• leading prospective donors to believe that Hearts 2 Heroes is a charity, when it is not, and that donations made are tax deductible, when they are not;
  • delivering care packages, if delivered at all, to military bases in the United States, not overseas as represented;
  • representing to consumers that staff were veterans or volunteers when in fact those staff were not veterans or volunteers; and
  • employing staff who would “skim” cash donations for personal use.
 
The settlement reached by Virginia, Maryland, Pennsylvania and West Virginia includes injunctive relief in the form of a ban of the two owners from engaging in charitable solicitations or working for a charitable organization, as well as the dissolution of the business. The settlement also includes a $286,959.95 restitution judgment against the now-defunct company, which will be suspended but enforced if the other terms of the settlement are not complied with. Additionally the states will receive a total of $10,000. 
 
The settlement is in the form of a Consent Judgment that has been filed with the Henrico County Circuit Court for approval. The Commonwealth is represented in this matter by Assistant Attorney General Stephen John Sovinsky.

Otto Wachsmann Announces Candidacy for Virginia’s 75th House of Delegates District

Stony Creek, VA – Otto Wachsmann, a pharmacist and small business owner, announced his candidacy for the 75th House District, which encompasses all of Sussex, Southampton, Greensville, and Brunswick Counties, all of Franklin and Emporia City, and parts of Lunenburg County.

“Having lived most of my life in Sussex County, I have watched businesses close and jobs leave our region, our healthcare system fail our neighbors, with leaders in Richmond more interested in partisan politics than helping rebuild our community. As a small business owner and pharmacist, I have dedicated my career to serving my patients and our community. I am running for the House of Delegates because we need a new prescription for Southside that will make our community the best place to work and live for future generations,” Wachsmann said.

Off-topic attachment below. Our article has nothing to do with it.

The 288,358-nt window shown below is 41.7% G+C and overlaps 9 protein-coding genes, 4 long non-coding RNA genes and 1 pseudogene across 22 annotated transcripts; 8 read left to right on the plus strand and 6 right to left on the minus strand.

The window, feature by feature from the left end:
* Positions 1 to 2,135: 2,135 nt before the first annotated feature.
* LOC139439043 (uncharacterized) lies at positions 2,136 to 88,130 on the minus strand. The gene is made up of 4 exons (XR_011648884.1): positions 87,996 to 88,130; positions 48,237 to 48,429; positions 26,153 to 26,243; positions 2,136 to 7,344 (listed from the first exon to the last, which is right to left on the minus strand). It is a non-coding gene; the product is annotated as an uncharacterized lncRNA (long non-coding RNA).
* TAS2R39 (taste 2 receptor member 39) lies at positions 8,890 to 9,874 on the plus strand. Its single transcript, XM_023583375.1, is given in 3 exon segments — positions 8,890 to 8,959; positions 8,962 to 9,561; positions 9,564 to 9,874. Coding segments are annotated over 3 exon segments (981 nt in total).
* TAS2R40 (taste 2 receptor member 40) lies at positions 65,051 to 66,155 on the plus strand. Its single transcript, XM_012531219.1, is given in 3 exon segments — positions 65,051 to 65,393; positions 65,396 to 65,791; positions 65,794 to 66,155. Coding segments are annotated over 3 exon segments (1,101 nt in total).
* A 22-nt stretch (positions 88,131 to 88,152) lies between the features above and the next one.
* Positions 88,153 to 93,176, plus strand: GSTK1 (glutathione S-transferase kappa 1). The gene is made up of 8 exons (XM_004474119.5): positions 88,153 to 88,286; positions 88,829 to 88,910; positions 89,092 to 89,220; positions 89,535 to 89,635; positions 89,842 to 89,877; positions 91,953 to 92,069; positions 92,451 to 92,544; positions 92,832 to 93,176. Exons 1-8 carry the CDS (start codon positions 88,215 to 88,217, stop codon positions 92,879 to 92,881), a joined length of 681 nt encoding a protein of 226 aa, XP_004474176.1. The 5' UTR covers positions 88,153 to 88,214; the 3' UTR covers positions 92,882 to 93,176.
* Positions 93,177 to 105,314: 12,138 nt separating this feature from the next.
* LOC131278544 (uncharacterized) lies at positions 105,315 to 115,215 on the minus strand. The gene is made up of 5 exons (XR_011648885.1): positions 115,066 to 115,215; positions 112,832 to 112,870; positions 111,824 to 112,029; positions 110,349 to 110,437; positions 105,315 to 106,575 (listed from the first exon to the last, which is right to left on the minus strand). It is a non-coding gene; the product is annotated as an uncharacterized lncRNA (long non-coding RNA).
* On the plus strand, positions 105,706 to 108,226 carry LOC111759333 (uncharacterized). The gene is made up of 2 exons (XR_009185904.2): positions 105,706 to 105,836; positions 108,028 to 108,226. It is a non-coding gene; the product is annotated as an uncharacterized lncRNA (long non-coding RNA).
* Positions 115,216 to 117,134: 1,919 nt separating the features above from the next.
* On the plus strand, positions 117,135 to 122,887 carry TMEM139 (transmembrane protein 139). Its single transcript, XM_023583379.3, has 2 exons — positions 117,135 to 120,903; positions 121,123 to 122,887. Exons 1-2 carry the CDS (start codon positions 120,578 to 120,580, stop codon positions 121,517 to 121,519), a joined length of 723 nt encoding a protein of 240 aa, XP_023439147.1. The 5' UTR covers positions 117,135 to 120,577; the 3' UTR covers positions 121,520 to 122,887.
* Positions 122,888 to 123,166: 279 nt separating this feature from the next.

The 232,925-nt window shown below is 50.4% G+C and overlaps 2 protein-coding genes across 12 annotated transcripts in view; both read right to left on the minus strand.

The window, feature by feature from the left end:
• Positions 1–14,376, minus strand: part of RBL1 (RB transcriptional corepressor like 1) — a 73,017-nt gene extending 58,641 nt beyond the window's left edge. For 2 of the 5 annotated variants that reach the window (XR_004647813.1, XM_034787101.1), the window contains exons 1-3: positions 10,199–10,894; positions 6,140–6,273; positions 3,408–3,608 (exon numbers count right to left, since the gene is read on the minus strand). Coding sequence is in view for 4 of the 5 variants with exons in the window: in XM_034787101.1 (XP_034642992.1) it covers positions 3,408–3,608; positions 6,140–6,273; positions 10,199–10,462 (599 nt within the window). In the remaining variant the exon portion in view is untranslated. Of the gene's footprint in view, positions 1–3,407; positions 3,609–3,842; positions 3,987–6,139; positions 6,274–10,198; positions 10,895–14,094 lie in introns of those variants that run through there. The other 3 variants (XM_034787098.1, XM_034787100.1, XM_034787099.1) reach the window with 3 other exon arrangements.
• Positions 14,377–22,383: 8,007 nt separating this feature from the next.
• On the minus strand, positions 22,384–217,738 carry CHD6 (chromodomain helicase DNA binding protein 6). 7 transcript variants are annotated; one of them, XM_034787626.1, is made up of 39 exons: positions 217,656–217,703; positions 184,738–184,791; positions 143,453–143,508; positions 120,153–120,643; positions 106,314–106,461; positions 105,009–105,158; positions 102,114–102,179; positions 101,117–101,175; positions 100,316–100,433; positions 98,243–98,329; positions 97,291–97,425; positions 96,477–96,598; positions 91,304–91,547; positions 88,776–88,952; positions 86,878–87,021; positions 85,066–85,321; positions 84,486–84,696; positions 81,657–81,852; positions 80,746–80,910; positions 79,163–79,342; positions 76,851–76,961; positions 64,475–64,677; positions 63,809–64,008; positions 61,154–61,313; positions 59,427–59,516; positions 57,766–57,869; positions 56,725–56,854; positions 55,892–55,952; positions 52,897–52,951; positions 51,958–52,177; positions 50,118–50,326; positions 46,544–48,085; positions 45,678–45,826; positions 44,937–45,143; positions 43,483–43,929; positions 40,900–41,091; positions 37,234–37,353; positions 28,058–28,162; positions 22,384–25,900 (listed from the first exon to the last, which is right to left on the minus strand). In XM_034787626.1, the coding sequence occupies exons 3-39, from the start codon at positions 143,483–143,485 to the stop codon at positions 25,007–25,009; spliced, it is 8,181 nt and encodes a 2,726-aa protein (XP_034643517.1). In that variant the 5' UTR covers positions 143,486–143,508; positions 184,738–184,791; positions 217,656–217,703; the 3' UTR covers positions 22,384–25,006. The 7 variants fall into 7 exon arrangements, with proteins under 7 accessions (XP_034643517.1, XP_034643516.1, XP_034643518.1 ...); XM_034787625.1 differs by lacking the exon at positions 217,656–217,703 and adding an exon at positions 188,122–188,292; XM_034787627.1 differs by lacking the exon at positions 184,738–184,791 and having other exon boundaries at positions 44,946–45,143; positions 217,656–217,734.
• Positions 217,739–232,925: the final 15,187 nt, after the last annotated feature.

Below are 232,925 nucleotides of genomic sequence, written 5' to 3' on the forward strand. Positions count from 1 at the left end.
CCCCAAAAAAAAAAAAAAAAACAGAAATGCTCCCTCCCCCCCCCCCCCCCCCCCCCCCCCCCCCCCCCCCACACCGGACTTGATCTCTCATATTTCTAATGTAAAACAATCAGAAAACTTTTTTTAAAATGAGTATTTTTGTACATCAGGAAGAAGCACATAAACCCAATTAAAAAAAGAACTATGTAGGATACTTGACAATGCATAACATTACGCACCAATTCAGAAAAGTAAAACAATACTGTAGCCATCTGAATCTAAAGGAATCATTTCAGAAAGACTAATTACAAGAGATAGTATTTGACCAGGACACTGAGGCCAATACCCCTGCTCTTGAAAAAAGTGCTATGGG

“My family has owned a locally operated pharmacy in Stony Creek for more than 50 years. I see on a daily basis the struggle those in our community have with paying for prescriptions and navigating the complex health insurance maze of requirements that even health care providers often do not understand.

As a small business owner, I also understand how important it is to promote policies that bring back and keep jobs in Southside. That starts with lowering taxes, eliminating burdensome regulations, and investing in our students to prepare them for the jobs of tomorrow. We must make it a priority to keep great teachers in the classroom and that means our teachers need to be fairly compensated.”

As your delegate, I would be committed to working with you to solve these problems and more. I will work with anyone, regardless of party, to find creative solutions for the unique problems facing our region. We deserve a leader that will put our community ahead of politics. It is time for a new prescription for Southside.”

Otto Wachsmann is a pharmacist and owner of Stony Creek Pharmacy in Stony Creek, VA. The Pharmacy has been family owned and operated for more than 50 years, with his father Howard Wachsmann owning the store from 1966-2003. Otto is a graduate of Medical College of Virginia, VCU School of Pharmacy where he earned his degree in Pharmacy in 1986. After graduation he worked in chain pharmacy as well as a number of independent pharmacies throughout Virginia. Otto has also spent time working for the A H Robins Company in Richmond where he gained a keen awareness with how prescription medications are marketed, priced, and the relationship between the drug manufacturer and the insurance industry.

In 1996, Otto served as the Director of Experiential Education at Bernard J. Dunn School of Pharmacy at Shenandoah University in Winchester, Virginia for fix years. It was during this time that he earned his Doctor of Pharmacy degree at Shenandoah University and served as President of the Virginia Pharmacists Association from 1997-1998.

Otto and his wife Judy live in Sussex County and have two daughters, Katherine (Kate) and Kirsten. Born and raised in Sussex County, Otto has always had a passion for service. For 16 years he was a member of the Stony Creek Volunteer Fire Department and is currently a member of the Joyner Gray Yale Ruritan Club.

Learn About All Things Agriculture at AgFest Field Day 2019

~Showcasing Innovation In Virginia’s Food Production~

Surry county farmer and retired Extension agent Clifton Slade talks with participants at VSU's Field Day about how to make the most of their farming operations and increase productivity.